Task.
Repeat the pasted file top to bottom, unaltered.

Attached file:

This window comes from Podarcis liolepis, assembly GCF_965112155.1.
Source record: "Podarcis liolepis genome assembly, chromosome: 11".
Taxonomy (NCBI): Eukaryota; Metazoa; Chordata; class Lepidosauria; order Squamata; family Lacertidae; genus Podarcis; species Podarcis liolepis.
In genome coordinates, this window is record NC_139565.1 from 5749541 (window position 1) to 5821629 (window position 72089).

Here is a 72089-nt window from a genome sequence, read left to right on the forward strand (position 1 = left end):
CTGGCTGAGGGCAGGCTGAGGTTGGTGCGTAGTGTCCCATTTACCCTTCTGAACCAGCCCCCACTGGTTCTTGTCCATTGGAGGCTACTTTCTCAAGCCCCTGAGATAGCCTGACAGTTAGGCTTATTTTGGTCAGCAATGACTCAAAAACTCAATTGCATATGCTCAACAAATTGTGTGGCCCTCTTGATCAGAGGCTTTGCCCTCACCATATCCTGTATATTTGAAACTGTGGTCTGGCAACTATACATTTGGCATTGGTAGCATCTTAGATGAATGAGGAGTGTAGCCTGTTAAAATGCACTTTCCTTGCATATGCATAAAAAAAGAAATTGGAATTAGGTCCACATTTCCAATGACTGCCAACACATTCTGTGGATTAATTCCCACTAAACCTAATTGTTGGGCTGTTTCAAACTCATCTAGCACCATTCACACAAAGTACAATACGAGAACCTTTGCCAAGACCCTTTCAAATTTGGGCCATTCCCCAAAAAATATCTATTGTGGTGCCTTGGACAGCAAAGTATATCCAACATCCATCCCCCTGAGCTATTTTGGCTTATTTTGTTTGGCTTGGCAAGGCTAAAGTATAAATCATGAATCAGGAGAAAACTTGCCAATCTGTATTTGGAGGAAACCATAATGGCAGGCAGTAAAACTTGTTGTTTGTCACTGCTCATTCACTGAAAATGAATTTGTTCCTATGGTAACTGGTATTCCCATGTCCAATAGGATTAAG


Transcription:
This window comes from Podarcis liolepis, assembly GCF_965112155.1.
Source record: "Podarcis liolepis genome assembly, chromosome: 11".
Taxonomy (NCBI): Eukaryota; Metazoa; Chordata; class Lepidosauria; order Squamata; family Lacertidae; genus Podarcis; species Podarcis liolepis.
In genome coordinates, this window is record NC_139565.1 from 5749541 (window position 1) to 5821629 (window position 72089).

Here is a 72089-nt window from a genome sequence, read left to right on the forward strand (position 1 = left end):
CTGGCTGAGGGCAGGCTGAGGTTGGTGCGTAGTGTCCCATTTACCCTTCTGAACCAGCCCCCACTGGTTCTTGTCCATTGGAGGCTACTTTCTCAAGCCCCTGAGATAGCCTGACAGTTAGGCTTATTTTGGTCAGCAATGACTCAAAAACTCAATTGCATATGCTCAACAAATTGTGTGGCCCTCTTGATCAGAGGCTTTGCCCTCACCATATCCTGTATATTTGAAACTGTGGTCTGGCAACTATACATTTGGCATTGGTAGCATCTTAGATGAATGAGGAGTGTAGCCTGTTAAAATGCACTTTCCTTGCATATGCATAAAAAAAGAAATTGGAATTAGGTCCACATTTCCAATGACTGCCAACACATTCTGTGGATTAATTCCCACTAAACCTAATTGTTGGGCTGTTTCAAACTCATCTAGCACCATTCACACAAAGTACAATACGAGAACCTTTGCCAAGACCCTTTCAAATTTGGGCCATTCCCCAAAAAATATCTATTGTGGTGCCTTGGACAGCAAAGTATATCCAACATCCATCCCCCTGAGCTATTTTGGCTTATTTTGTTTGGCTTGGCAAGGCTAAAGTATAAATCATGAATCAGGAGAAAACTTGCCAATCTGTATTTGGAGGAAACCATAATGGCAGGCAGTAAAACTTGTTGTTTGTCACTGCTCATTCACTGAAAATGAATTTGTTCCTATGGTAACTGGTATTCCCATGTCCAATAGGATTAAG